The other important decision about the point is where to put it. It can be placed to provide a number of characteristics. Some knives place the point down almost at the edge. For example, the Japanese-style chef knife, the santuko, has this format. The knife is used to chop food and do long slices, so a low point means maximum straight edge length. The trailing point hunter, which is used for slicing in a way which requires a belly, puts the point way up high and out of the way. Knives whose points require maximum control -- a hunter used for dressing out game, or a defensive knife -- want the point to be in line with the users hand. This usually means the point must be below the spine of the blade. There are a number of methods to achieve this, such as dropping the point in a convex curve (drop point format), a concave curve (clip point format), or straight line (still called a clip point, usually).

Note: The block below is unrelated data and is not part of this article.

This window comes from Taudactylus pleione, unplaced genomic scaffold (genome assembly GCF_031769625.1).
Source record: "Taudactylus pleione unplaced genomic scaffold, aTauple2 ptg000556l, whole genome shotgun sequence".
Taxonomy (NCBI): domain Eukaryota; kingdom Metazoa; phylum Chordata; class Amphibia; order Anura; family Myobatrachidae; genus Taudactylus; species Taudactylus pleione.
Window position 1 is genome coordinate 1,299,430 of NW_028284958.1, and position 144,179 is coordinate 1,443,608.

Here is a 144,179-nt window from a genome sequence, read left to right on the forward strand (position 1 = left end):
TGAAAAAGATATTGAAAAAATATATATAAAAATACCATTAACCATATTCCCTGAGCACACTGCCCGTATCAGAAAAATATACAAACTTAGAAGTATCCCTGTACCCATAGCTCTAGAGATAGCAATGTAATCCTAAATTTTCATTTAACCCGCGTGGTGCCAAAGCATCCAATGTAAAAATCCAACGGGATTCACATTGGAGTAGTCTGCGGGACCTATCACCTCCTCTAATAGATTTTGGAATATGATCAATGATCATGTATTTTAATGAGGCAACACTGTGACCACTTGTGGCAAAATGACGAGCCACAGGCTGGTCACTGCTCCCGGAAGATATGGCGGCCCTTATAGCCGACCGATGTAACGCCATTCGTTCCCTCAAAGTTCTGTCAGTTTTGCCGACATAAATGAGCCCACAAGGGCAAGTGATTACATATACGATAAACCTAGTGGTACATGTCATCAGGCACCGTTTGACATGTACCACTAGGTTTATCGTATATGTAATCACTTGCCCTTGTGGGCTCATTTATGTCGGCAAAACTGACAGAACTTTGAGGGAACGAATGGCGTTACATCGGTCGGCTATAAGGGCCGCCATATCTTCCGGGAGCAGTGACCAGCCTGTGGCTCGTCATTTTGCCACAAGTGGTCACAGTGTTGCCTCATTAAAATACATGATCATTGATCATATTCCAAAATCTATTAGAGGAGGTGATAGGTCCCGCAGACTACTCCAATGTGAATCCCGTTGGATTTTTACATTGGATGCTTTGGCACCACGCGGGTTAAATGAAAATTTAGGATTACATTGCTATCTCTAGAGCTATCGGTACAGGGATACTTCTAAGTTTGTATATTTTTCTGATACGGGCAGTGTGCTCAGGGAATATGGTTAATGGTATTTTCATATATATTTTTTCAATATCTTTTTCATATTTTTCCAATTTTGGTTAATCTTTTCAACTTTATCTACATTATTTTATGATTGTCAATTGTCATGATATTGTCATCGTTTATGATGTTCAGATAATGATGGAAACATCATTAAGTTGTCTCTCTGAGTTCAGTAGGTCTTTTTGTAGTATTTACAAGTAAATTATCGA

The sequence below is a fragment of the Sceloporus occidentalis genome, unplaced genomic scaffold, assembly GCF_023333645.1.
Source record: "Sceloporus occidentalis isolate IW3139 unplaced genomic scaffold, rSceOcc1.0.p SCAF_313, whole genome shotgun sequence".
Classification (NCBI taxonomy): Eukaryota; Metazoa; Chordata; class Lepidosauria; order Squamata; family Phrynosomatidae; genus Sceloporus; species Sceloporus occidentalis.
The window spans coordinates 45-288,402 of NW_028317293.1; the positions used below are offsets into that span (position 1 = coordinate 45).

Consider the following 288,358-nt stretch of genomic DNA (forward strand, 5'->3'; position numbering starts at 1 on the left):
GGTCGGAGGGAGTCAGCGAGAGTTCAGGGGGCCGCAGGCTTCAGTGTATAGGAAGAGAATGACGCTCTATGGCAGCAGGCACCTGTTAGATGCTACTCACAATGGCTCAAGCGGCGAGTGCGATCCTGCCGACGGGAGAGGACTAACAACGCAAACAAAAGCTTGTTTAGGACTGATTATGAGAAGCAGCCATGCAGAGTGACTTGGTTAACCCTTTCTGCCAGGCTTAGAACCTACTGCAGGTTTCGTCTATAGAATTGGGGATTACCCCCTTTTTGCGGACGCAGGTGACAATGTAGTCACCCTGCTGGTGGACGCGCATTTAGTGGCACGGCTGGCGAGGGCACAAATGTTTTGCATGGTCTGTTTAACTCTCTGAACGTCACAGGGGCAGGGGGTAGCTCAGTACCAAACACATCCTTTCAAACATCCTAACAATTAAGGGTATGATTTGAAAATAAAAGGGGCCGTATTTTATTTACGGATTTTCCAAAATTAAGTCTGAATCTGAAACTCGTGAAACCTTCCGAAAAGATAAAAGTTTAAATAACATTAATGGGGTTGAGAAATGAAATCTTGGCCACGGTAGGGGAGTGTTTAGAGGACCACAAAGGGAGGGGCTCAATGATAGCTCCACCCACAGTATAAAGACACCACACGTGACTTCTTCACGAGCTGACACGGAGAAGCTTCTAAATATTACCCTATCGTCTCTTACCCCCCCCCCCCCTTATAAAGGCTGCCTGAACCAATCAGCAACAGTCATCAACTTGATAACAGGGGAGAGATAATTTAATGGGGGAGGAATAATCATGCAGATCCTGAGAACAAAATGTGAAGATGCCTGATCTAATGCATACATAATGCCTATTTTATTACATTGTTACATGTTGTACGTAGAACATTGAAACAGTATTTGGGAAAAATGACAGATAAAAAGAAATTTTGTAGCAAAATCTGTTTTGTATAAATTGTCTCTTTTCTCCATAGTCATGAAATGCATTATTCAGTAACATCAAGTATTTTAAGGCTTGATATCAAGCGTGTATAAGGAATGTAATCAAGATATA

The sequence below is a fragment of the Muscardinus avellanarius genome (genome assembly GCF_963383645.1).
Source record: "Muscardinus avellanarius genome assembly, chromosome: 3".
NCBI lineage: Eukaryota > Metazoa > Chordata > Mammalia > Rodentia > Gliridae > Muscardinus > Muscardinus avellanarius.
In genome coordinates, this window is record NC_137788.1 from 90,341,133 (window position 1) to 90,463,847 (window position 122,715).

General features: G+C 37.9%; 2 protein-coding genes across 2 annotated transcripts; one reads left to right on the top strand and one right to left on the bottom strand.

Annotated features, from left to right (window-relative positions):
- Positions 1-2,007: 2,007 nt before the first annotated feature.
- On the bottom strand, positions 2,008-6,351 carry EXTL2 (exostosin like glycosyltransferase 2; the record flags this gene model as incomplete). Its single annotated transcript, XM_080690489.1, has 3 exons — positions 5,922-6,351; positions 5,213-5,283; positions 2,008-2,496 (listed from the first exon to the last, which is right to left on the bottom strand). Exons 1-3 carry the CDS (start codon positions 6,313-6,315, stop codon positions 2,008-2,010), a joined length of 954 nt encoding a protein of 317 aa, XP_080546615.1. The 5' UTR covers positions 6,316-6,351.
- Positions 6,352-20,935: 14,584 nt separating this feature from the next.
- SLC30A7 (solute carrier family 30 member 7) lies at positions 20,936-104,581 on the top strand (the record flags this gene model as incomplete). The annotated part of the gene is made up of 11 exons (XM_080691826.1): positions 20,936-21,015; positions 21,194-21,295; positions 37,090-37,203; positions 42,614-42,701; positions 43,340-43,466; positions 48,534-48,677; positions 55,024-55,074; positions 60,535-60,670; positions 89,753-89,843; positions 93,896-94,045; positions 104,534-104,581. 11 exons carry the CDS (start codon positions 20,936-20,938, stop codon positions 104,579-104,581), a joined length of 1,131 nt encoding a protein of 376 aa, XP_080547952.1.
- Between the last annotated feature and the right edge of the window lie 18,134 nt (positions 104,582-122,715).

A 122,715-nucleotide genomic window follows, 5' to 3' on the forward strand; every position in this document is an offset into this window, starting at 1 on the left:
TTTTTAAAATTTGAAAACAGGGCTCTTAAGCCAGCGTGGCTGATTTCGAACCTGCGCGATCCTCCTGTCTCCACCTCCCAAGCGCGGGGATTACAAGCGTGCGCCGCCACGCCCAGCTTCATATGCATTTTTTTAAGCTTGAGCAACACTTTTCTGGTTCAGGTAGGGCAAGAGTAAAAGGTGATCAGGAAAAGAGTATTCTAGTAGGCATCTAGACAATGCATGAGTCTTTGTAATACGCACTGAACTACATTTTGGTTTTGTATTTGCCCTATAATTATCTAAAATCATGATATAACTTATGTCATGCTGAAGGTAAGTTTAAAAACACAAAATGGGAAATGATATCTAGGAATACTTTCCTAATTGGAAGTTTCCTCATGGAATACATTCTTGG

- Blade Thickness
Blade thickness or thinness is important to both strength and cutting ability of the knife. A thick blade will generally be stronger. But a thin blade will generally have a thinner edge -- and thin edges cut easier and better. So the choice of blade thickness is driven by the compromise of strength vs. cutting ability, just like the choice of point type.
Once the blade thickness is chosen, the particular grind type (see below) can reinforce the attributes of that thickness, or try to make up for any weakness. For example, on a thick blade, a flat or hollow grind can be utilized, so that even though the spine is thick & strong, the edge is thin and cuts a bit better than expected. Or on a thin blade, a sabre grind can be used to make the edge a bit stronger than it would otherwise be. Of course, the grind can reinforce rather than counteract the blade thickness. For example, on the AG Russell Deerhunter, the flat grind is done on a thin blade, to make for exceptional cutting ability, but the design lacks weight for chopping and strength for prying, being exceptionally thin.